We may look different on the outside, have different styles, customs, and personalities… but deep down, we all have a lot in common. Deep down, we all want to be loved, cared for, and appreciated. We all want to be successful. We all want to make a good impression on other people. We all have the very human needs of wanting to be happy, healthy, safe, and comfortable.
In order to feel any sense of unity, we have to shift our focus to see the bigger picture – see how much we have in common – and let those differences fade away.
The Deepest Sense of Unity
When we try to find a point of connection with other Jews, it’s not just about finding things in common like we both like cherry-flavored toothpaste. The deepest way to feel connected to other Jews is to understand that we are all the same, on the deepest level of our identity.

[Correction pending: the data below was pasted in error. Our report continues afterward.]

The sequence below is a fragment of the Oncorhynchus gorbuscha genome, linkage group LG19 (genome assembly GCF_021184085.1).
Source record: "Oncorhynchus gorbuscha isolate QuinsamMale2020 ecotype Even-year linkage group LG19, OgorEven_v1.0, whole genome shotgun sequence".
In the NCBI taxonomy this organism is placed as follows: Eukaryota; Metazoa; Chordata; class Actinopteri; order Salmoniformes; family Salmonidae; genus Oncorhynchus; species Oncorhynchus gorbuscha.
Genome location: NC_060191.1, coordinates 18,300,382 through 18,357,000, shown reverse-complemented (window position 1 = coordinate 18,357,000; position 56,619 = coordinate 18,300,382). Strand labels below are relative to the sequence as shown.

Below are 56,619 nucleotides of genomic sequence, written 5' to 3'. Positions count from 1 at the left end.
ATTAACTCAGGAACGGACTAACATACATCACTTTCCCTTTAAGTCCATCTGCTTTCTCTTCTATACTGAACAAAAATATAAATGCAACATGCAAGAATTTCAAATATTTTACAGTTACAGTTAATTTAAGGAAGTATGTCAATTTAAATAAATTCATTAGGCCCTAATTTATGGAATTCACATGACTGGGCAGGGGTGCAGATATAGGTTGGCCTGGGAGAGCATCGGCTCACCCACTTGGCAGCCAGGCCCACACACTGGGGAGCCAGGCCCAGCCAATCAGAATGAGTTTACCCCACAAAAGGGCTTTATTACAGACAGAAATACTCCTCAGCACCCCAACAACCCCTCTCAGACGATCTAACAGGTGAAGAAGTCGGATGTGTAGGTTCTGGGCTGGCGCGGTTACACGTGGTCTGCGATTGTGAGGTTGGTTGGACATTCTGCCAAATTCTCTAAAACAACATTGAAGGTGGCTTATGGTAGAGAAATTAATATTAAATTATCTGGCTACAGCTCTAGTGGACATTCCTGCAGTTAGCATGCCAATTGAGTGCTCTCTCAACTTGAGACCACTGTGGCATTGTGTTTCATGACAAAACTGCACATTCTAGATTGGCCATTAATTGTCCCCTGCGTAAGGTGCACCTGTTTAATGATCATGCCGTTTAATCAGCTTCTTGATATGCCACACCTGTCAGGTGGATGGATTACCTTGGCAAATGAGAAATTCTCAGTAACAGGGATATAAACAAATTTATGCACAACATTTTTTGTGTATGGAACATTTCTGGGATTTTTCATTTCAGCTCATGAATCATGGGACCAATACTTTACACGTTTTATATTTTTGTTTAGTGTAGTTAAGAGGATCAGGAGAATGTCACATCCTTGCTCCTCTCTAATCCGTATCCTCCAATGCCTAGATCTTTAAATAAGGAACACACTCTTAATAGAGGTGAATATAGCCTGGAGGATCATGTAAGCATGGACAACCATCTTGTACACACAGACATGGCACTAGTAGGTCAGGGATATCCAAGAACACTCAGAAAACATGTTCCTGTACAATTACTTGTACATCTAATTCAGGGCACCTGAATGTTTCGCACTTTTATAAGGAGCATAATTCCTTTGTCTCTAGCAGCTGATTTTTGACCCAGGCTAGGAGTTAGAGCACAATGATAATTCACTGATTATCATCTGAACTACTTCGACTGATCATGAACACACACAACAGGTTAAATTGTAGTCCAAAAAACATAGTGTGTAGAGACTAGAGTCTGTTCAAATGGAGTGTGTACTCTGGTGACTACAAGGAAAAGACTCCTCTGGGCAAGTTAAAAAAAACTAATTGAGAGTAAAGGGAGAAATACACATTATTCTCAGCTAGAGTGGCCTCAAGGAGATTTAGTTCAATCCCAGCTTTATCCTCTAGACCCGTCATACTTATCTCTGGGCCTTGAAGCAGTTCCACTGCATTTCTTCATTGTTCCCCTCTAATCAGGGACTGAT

What is the deepest level of our identity? It’s who we are. Why we are here. All Jews share this common identity: We are servants of Hashem and we were created to fulfill His Will. Yes, we may accomplish this goal in different ways, but deep down we all have that same shared purpose.
Yes, he wears a shtreimel, but he serves to the same Creator as I do. Yes, he davens Nusach Sefard, but we direct our tefillos to the same Creator! Yes, she only wear tichels, but she cooks for Shabbos just like I do. Yes, she wears fancier outfits than I do, but we both try to wear things that are tznius.
Although we are all so different, we share the common goal of serving Hashem. This common goal makes it as if we are all part of the same “body” known as Klal Yisrael.